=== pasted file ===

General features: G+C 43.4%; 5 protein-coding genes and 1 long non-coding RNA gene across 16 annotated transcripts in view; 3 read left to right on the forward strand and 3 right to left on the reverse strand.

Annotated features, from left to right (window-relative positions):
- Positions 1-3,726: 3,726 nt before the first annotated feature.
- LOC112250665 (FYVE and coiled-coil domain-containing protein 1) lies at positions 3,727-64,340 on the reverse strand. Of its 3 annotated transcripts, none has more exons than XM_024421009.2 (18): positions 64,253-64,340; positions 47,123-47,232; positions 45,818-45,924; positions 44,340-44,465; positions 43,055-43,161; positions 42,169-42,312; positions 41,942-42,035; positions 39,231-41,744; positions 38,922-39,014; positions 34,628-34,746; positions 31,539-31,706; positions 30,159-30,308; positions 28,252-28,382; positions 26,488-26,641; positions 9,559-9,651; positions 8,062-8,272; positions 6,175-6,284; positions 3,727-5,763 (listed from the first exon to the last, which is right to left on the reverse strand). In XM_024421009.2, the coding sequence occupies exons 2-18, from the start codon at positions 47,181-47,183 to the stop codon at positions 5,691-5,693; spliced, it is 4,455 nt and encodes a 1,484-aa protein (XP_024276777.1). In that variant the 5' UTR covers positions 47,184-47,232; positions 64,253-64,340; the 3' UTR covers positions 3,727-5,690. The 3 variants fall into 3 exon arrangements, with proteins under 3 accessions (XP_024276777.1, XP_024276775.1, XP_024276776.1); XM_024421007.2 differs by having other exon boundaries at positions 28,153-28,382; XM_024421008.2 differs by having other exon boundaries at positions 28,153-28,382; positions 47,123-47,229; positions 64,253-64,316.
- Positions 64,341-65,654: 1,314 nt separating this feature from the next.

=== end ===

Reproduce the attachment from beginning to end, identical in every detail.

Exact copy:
General features: G+C 43.4%; 5 protein-coding genes and 1 long non-coding RNA gene across 16 annotated transcripts in view; 3 read left to right on the forward strand and 3 right to left on the reverse strand.

Annotated features, from left to right (window-relative positions):
- Positions 1-3,726: 3,726 nt before the first annotated feature.
- LOC112250665 (FYVE and coiled-coil domain-containing protein 1) lies at positions 3,727-64,340 on the reverse strand. Of its 3 annotated transcripts, none has more exons than XM_024421009.2 (18): positions 64,253-64,340; positions 47,123-47,232; positions 45,818-45,924; positions 44,340-44,465; positions 43,055-43,161; positions 42,169-42,312; positions 41,942-42,035; positions 39,231-41,744; positions 38,922-39,014; positions 34,628-34,746; positions 31,539-31,706; positions 30,159-30,308; positions 28,252-28,382; positions 26,488-26,641; positions 9,559-9,651; positions 8,062-8,272; positions 6,175-6,284; positions 3,727-5,763 (listed from the first exon to the last, which is right to left on the reverse strand). In XM_024421009.2, the coding sequence occupies exons 2-18, from the start codon at positions 47,181-47,183 to the stop codon at positions 5,691-5,693; spliced, it is 4,455 nt and encodes a 1,484-aa protein (XP_024276777.1). In that variant the 5' UTR covers positions 47,184-47,232; positions 64,253-64,340; the 3' UTR covers positions 3,727-5,690. The 3 variants fall into 3 exon arrangements, with proteins under 3 accessions (XP_024276777.1, XP_024276775.1, XP_024276776.1); XM_024421007.2 differs by having other exon boundaries at positions 28,153-28,382; XM_024421008.2 differs by having other exon boundaries at positions 28,153-28,382; positions 47,123-47,229; positions 64,253-64,316.
- Positions 64,341-65,654: 1,314 nt separating this feature from the next.